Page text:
“Dear Diary: Anavey says we’re almost strong enough to ‘full-fill our vampire destiny.’ Something is going to happen tomorrow, she hasn’t told me exactly what yet. I wish it were going to be something good, but I kind of bet it’s not.”
The girls were sitting on their bed with their bedroom door closed. The evening had been fairly quiet, as Mom and Dale hadn’t had a single fight. Not yet, anyway.
Anavey took one of Anastasia’s hands in hers, gently drew her forefinger forward, and began to brush black polish onto her fingernail. Once she had completed the first one, she began to diligently work on her sister’s other fingernails.
“The black polish is a symbol of your vampire nature,” Anavey said. “From here on out, you should always have black nails. It will be a sign to all the others. Tomorrow, the next phase of our plan begins.”
“So what is it?”
“How do I know it’s a good plan? I don’t know whether I agree with it or not.”
“Look,” Anavey said, looking a little exasperated. “You’re either with me or against me. You’re not against me, are you?”
“That’s what I thought.”
“So, when we kill grown-ups, how are we supposed to tell the bad ones from the good ones?”
“They’re all bad. We have to kill all the adults.”
“But won’t we be adults someday?”
“No, we stay the same age forever. Well, physically, at least.”
“What?” asked Anastasia in a quivery, anxious tone.
“You’ve got a lot to learn about vampires.”
“So I’m not going to be able to get married and have my own house one day?”
“Well, we’re still going to get older, but we’re going to stay the same size. You could probably get married if you want to. You’ll just be a very small bride.”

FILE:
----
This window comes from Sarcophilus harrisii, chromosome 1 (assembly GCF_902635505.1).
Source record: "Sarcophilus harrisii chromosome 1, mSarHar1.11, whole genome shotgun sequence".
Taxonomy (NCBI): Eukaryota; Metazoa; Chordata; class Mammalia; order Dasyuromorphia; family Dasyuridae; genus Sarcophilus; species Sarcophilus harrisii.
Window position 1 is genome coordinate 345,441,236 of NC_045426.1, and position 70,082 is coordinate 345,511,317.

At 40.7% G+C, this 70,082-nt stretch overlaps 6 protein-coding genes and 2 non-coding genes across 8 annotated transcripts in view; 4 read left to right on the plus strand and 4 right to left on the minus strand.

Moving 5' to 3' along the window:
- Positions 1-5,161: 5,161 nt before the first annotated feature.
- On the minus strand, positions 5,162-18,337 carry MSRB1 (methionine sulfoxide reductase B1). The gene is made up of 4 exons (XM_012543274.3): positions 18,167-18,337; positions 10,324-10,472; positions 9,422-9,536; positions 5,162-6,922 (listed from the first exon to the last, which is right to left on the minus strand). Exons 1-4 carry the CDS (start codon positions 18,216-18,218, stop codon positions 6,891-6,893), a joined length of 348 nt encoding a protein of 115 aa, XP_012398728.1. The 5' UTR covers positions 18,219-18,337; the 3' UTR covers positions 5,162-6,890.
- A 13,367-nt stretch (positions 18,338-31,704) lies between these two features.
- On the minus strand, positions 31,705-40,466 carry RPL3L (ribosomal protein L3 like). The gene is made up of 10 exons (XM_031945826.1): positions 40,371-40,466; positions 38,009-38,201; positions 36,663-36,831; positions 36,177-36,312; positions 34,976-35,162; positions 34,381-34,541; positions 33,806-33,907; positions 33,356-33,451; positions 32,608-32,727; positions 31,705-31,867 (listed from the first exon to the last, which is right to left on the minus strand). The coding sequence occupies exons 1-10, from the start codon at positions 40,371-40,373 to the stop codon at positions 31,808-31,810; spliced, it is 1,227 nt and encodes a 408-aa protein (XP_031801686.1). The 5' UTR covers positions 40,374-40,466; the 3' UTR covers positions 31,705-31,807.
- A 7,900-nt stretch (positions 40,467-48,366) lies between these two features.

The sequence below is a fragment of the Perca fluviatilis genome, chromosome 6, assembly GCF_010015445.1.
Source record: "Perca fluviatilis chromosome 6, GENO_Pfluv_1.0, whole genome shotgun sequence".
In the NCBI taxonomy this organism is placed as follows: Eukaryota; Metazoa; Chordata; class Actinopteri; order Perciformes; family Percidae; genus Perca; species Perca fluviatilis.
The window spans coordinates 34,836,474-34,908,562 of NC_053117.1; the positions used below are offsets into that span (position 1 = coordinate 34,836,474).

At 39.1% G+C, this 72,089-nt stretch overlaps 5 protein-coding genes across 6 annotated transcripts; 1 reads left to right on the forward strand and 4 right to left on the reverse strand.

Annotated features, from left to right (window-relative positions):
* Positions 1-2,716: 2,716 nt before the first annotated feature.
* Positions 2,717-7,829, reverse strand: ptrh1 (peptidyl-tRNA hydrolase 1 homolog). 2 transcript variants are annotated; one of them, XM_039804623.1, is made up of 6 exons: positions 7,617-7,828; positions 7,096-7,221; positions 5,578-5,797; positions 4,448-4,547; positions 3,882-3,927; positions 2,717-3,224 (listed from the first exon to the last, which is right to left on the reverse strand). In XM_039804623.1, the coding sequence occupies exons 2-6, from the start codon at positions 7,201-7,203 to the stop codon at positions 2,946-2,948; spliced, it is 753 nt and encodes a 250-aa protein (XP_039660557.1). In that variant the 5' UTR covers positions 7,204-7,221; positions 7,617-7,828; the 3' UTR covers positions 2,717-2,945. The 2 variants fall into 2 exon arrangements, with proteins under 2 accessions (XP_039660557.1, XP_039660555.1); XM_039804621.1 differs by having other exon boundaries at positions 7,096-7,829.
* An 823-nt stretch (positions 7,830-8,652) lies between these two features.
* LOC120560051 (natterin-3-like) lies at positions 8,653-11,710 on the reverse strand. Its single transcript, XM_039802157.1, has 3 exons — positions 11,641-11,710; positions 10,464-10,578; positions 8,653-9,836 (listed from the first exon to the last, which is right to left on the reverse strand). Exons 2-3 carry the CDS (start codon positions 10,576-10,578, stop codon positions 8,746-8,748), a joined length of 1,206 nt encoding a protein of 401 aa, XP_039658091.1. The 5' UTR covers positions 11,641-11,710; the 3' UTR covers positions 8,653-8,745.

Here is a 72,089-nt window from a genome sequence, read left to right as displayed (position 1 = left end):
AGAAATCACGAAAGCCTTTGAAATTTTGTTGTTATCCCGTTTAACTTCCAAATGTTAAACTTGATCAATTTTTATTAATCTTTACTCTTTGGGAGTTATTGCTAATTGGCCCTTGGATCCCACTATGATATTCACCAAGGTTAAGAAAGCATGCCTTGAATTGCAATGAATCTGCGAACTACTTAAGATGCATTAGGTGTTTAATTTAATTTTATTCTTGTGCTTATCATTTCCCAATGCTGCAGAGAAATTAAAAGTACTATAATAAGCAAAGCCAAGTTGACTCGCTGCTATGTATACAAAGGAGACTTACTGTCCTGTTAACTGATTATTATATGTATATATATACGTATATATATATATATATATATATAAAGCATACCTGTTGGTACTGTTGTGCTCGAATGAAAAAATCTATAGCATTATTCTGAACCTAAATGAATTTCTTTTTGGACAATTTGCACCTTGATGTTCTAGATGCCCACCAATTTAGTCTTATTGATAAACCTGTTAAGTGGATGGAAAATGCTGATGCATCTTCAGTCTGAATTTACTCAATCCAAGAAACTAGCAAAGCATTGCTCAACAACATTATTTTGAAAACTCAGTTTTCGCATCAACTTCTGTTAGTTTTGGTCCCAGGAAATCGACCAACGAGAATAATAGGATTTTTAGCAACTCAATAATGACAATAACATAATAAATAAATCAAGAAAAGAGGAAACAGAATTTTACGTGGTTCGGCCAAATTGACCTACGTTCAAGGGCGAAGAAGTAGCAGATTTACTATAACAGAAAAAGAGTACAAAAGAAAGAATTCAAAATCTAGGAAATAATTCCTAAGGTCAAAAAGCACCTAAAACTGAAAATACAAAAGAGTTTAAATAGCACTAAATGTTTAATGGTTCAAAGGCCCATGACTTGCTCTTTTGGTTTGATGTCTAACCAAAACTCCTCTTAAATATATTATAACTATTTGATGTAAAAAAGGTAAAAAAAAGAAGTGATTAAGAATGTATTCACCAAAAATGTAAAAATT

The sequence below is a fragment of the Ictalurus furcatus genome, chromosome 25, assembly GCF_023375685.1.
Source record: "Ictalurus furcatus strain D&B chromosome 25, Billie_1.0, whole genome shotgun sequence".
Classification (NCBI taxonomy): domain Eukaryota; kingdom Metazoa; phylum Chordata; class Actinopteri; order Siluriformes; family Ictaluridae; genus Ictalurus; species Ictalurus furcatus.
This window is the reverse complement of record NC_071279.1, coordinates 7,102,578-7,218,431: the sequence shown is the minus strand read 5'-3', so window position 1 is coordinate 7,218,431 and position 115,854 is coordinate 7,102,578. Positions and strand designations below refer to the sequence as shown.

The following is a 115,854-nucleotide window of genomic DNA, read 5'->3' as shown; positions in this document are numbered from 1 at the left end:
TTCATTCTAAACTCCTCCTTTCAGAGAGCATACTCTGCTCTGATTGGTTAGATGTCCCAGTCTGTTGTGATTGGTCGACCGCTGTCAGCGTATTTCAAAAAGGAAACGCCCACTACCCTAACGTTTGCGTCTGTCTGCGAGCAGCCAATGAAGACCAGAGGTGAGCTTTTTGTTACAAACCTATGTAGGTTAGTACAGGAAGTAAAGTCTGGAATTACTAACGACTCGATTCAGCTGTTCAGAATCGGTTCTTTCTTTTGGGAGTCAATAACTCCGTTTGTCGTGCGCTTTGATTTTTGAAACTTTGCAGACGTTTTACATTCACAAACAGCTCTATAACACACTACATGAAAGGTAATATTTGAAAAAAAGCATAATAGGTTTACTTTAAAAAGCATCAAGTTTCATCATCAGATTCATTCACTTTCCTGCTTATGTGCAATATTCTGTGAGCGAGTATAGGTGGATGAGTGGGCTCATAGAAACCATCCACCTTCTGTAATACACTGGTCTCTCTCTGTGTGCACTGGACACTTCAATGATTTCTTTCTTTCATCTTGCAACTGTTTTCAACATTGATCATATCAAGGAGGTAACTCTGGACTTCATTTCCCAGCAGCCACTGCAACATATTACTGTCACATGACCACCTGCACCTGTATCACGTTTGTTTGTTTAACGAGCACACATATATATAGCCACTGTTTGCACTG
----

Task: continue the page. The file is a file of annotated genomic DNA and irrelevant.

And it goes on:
“I guess I can deal with that.” Actually, she wasn’t sure she really liked that idea. It always seemed that life would be easier if she were bigger — even if only a little bigger.
“Look at it this way. All the world’s problems are caused by self-centered, greedy adults. By destroying them, we’re making the world a better place. Aren’t you tired of being treated like a lesser person just because you’re smaller?”
“Well, yeah,” replied Anastasia in a somewhat nervous, unsure voice.
“I promised you it would be fun to be a vampire. Hasn’t it been great?”
No, not really, she thought, but she knew better than say that to her sister. “Well, I guess so.”
“Come on — you should sound more excited than that. Just wait till tomorrow. It’s going to be a big surprise.”
“I can’t wait,” Anastasia said, in a voice flatter than a note from a broken flute.
At least half the kids in school were turned now.
They were getting excited and losing all restraint as bloodlust spread like a contagion among their numbers. They nipped at each other, screeched like banshees in the halls, ripped up their homework, and threw their papers in the air like confetti. Anavey could feel it herself — an excitement more profound than any she could remember. Some of the teachers were beginning to look genuinely fearful, though many were too stupid to understand that they should be feeling fear.
Mrs. Smith’s Language Arts class was out of hand before it started.
The heavyset, dark-haired woman stood at the front of the class, regarding the restless, chattering students with a look of irritation. Irritation meant she still felt as if she were in control.
Let her feel that way a little bit longer.
“Calm down!” she cried, her voice rising above the yapping and squawking of twenty exuberant children.
Anavey tapped her fingers on her desk, and the noise level decreased immediately.
“All right,” Mrs. Smith said, “the first thing I’m going to do is return these papers. Some of you didn’t even write enough for me to grade. Most of these are Fs — in fact, a lot of your grades have really been deteriorating lately. Some of you didn’t even turn in your assignments at all!”
The teacher was obviously feeling in rather hot temper, and when some of the kids started giggling, her face turned redder than her scarlet wool sweater.
She started handing out the papers — amid a hail of crumpled papers flying through the air. “Now, Pamela,” she said, finally smiling a little, “got an A. It was the best grade in the class!”